The Evolution of Luxury
The word ‘luxury’ stems from the Latin concept of light and – since the very beginning – it also was strongly related to excess, abundance, exaggeration, opulence, eccentricity, squandering, absence of measure. It is something above and beyond the ordinary and clearly not for everyone.
With this in mind, it may be said that luxury, as a sociological phenomenon of consumption, probably originated in the Roman Empire, around the year 27 BC. There is documented evidence of the Emperors’ abnormal behaviours of ostentation and wastefulness.
Luxury is about exclusivity and that is probably due to the phenomenon of the Sumptuary Laws, between 200 B.C. and 475 A.D., and which were designed to protect the hierarchical interests of the upper classes and greatly restricted the consumption behaviours of the lower classes, to prevent them from imitating the consumption of the powerful people.
Later, the period of the Renaissance, between the thirteenth and seventeenth centuries, strongly strengthened the luxury phenomenon, with the Italian Courts allowing and promoting ostentation.
In France, the reign of the Sun King Louis XIV and Colbert, his Minister of State is also an important landmark for luxury. In this period, luxury starts to emerge as we know it today.
France stands out as the Motherland of Luxury. The craftsmanship of extreme quality, the use of scarce and rare, imported raw materials, the manufacture of exclusive and high added value products. The production of tapestries, glassware, jewellery, fine leather goods, furniture, among others, flourish.
In the eighteenth century, the Century of Lights, luxury gradually shifted from the exclusivity of the Courts to the city. It evolves and embraces aristocratic influence with elements of art, elegance, taste and beauty. Such attributes are still considered the true essence of luxury.
Taste is the ability to appreciate beauty, and therefore it demands culture. It is highly elitist and was lived by the educated bourgeoisie.
From the nineteenth century onwards, luxury takes on greater simplicity and receives increasing influence from the arts. Authenticity and simplicity are elements of refinement, intangible attributes such as elegance, sophistication, stimulation of the senses, pleasure in the elements of art and culture, exclusivity, scarcity, seduction and charm are developed and cultivated.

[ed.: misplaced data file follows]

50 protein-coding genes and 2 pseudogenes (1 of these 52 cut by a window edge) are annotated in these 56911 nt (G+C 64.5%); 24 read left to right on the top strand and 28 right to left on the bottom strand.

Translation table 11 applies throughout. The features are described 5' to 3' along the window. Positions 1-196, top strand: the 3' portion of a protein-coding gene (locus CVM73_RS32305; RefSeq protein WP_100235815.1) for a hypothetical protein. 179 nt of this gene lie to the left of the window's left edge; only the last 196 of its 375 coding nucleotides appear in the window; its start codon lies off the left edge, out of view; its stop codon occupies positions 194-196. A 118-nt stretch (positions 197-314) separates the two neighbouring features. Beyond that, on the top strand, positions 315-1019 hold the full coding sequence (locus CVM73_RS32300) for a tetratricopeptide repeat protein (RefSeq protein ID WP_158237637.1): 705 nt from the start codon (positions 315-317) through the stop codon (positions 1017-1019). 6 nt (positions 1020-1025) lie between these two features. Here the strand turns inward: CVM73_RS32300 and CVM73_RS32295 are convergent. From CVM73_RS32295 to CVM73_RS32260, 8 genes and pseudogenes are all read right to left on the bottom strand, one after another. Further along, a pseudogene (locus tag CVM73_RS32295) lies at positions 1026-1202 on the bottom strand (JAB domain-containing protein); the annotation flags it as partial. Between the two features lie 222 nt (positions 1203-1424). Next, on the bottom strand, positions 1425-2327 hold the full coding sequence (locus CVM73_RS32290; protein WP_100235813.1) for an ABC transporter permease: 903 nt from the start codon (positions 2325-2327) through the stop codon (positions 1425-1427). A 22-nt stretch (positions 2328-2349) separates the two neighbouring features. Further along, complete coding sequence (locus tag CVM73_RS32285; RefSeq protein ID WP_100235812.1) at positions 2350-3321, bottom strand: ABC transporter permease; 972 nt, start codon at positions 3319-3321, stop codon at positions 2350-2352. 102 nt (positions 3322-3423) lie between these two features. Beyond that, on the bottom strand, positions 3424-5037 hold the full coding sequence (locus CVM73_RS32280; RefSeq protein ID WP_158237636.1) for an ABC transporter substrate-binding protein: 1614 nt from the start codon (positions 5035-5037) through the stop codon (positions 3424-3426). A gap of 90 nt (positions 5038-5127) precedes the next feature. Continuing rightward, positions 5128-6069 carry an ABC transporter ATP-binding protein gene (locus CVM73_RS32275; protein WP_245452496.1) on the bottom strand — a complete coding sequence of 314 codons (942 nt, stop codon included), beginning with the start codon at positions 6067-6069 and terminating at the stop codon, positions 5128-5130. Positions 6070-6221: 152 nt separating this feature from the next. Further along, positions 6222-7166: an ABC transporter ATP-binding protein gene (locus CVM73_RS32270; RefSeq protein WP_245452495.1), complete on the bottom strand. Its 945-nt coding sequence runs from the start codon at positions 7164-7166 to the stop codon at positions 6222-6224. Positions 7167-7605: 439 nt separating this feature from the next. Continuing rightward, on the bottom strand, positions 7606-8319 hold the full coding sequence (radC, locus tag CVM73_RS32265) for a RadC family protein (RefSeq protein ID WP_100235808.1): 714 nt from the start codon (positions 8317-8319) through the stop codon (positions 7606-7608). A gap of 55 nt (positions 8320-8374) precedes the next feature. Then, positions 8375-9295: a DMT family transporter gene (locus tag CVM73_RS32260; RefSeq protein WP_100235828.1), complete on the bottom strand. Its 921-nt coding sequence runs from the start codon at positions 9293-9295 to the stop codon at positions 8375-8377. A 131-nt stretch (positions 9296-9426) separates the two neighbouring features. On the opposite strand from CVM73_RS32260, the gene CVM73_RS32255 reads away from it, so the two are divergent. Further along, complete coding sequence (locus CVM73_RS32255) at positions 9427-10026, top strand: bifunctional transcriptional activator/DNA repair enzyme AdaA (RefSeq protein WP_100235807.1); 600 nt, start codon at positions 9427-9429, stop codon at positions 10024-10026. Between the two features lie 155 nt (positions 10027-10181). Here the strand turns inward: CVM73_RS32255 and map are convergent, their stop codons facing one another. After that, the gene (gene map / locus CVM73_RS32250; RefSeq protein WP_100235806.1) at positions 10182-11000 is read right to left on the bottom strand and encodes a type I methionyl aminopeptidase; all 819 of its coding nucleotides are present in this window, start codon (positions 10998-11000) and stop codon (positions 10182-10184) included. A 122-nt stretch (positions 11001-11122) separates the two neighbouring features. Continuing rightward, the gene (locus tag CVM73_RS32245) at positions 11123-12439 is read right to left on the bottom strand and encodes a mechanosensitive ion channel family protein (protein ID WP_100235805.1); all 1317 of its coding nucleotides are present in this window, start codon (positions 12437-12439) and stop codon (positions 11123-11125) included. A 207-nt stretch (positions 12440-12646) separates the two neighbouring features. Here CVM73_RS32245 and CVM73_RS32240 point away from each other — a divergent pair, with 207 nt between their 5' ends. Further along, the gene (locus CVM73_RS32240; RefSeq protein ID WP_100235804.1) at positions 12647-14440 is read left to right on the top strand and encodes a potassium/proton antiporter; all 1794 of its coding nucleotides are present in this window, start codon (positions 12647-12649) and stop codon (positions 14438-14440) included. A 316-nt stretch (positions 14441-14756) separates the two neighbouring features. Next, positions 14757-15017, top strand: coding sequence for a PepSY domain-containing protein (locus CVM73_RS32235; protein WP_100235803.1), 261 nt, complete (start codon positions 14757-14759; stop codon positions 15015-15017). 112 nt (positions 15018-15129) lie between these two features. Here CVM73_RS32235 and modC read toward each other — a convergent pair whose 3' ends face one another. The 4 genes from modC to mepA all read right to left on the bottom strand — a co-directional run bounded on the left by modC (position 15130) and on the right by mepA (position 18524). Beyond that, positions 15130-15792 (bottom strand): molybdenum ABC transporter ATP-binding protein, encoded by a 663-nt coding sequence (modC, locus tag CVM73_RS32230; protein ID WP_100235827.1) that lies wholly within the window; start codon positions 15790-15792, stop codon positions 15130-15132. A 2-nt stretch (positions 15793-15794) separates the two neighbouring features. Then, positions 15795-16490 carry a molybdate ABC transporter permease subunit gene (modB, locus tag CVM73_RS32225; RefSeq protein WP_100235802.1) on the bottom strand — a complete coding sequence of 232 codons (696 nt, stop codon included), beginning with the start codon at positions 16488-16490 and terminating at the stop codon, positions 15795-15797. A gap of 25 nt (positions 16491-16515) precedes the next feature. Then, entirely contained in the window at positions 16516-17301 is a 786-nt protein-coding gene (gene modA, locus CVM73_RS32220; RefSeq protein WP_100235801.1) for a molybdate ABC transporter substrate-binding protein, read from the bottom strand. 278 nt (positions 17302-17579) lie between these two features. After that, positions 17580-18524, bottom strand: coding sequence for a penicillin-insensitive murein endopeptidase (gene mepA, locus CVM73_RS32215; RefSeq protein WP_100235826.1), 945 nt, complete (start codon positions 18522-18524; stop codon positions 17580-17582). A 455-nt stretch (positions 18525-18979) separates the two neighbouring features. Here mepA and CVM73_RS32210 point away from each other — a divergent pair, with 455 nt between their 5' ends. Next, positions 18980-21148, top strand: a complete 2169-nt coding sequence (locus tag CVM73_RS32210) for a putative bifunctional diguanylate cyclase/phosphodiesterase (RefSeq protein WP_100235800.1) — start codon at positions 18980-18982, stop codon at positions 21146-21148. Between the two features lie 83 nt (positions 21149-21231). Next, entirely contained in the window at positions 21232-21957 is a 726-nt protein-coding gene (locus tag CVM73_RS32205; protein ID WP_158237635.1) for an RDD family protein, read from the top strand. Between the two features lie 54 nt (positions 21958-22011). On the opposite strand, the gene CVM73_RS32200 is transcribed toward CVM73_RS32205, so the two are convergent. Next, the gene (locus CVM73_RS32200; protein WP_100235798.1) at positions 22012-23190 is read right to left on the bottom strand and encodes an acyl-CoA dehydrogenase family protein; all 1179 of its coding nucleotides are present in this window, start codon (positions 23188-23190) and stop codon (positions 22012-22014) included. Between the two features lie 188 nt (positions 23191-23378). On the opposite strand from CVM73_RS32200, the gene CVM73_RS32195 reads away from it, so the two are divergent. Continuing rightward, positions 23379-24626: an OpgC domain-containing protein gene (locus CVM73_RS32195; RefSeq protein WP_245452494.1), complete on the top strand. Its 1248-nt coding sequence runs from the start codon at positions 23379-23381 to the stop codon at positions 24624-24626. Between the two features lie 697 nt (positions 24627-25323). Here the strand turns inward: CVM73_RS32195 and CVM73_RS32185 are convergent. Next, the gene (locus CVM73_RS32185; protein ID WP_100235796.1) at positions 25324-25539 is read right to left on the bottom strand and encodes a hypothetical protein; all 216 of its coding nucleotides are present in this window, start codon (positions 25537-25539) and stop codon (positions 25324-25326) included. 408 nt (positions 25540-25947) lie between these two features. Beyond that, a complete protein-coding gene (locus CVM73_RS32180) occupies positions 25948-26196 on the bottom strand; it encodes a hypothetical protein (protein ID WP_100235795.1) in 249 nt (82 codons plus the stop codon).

This is the luxury that gets into the twentieth century. The elegant luxury of old money, that is not for everyone. Clearly embossed by manners and not just money.
By the end of the twentieth century, the world starts changing faster and faster, technologies quickly evolve and are the cause for stronger social changes. Europe, the Motherland of Luxury ‘par excellence’, weakens and other regions of the world win increasing relevance. Money begins to slowly change hands, processes are faster and faster and it all leads to the emergence of the ‘new money’ phenomenon, mainly represented by new and younger consumers, with high purchasing power, eventually lacking the educated taste and culture needed to enjoy luxury in full.
In the past, luxury was mainly consumed for personal pleasure and it now starts to be consumed a lot by social competition, as a status symbol.
Tangible attributes gain importance and intangible attributes – which are the essence of luxury – lose some relevance.
Luxury brands are slowly adapting to this new reality and simultaneously facing the emergence of a new profile of consumption, a change in mindset of the traditional consumer who is increasingly demanding as to values of authenticity, sustainability and social responsibility.
Luxury goes through a rapid process of democratization, becoming a bit more massified and with wider presence in more geographies, less scarce and less exclusive, more consumed to be shown and less to be understood and felt.
In my opinion, true luxury cannot and should not remain in that stage of massification. Luxury brands are at risk if they keep on that path of democratization.
I believe that the antidote to the democratization of luxury is called charm. And that brands should invest more in the seductive relationship with customers, in the development of intangible values and in adequately training their teams.
Luxury should invest in restoring the balance between perfect tangibility and seductive intangibility.
And this can be achieved with charm.
Marketing . Luxury . Innovation . Consultant and Speaker